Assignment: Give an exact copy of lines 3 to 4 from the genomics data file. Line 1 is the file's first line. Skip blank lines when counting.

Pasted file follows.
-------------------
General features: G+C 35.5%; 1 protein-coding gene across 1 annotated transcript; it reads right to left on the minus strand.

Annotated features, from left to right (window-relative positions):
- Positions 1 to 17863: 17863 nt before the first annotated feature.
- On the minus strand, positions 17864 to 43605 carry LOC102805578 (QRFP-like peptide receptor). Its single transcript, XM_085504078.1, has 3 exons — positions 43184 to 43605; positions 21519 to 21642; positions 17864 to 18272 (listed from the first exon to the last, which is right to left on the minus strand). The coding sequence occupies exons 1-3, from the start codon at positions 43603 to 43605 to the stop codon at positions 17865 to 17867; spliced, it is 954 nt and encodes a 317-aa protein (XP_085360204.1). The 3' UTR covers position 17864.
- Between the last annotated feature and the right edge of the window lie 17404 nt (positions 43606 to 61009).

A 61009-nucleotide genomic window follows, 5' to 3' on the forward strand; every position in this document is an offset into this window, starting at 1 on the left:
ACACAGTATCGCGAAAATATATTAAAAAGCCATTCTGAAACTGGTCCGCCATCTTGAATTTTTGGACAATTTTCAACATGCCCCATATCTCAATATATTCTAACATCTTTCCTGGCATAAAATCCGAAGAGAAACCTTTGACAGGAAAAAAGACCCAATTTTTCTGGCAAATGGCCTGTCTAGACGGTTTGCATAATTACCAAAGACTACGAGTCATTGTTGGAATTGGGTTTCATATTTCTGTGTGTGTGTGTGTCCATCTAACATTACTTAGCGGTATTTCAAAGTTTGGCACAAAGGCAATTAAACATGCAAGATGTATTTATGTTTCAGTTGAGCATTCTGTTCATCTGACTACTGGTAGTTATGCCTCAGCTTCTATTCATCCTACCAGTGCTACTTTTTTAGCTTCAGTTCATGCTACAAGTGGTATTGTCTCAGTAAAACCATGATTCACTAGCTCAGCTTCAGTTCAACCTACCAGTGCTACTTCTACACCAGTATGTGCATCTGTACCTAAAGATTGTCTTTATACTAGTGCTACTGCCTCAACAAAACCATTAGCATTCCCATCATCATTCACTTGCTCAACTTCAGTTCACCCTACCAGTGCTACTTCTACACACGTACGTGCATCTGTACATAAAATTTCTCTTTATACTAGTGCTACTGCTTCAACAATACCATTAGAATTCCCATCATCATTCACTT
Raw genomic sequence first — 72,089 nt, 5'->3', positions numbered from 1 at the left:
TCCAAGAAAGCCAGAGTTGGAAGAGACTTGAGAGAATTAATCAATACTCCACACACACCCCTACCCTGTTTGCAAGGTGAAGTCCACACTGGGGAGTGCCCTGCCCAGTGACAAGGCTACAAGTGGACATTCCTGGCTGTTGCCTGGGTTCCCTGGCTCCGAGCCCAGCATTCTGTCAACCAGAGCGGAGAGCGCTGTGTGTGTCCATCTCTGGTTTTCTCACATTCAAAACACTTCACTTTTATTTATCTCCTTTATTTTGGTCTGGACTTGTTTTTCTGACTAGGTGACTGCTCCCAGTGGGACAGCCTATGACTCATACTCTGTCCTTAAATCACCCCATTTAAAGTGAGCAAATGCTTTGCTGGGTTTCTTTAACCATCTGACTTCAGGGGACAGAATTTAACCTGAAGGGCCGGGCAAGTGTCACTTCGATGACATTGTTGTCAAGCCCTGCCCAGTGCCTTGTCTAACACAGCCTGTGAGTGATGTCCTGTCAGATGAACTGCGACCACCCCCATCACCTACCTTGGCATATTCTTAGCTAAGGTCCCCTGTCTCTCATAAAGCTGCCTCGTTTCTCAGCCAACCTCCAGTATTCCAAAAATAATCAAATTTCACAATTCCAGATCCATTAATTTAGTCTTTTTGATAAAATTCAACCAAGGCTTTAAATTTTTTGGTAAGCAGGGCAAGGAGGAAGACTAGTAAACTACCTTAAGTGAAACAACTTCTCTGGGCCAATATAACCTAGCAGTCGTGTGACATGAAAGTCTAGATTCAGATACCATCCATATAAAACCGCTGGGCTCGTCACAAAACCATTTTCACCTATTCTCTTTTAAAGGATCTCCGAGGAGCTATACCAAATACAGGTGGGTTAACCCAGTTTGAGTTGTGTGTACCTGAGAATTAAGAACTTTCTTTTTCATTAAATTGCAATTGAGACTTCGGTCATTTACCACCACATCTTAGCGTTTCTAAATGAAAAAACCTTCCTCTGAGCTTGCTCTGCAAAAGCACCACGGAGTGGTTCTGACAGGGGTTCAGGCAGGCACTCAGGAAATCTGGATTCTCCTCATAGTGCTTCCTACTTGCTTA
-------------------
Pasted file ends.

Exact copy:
- Positions 1 to 17863: 17863 nt before the first annotated feature.
- On the minus strand, positions 17864 to 43605 carry LOC102805578 (QRFP-like peptide receptor). Its single transcript, XM_085504078.1, has 3 exons — positions 43184 to 43605; positions 21519 to 21642; positions 17864 to 18272 (listed from the first exon to the last, which is right to left on the minus strand). The coding sequence occupies exons 1-3, from the start codon at positions 43603 to 43605 to the stop codon at positions 17865 to 17867; spliced, it is 954 nt and encodes a 317-aa protein (XP_085360204.1). The 3' UTR covers position 17864.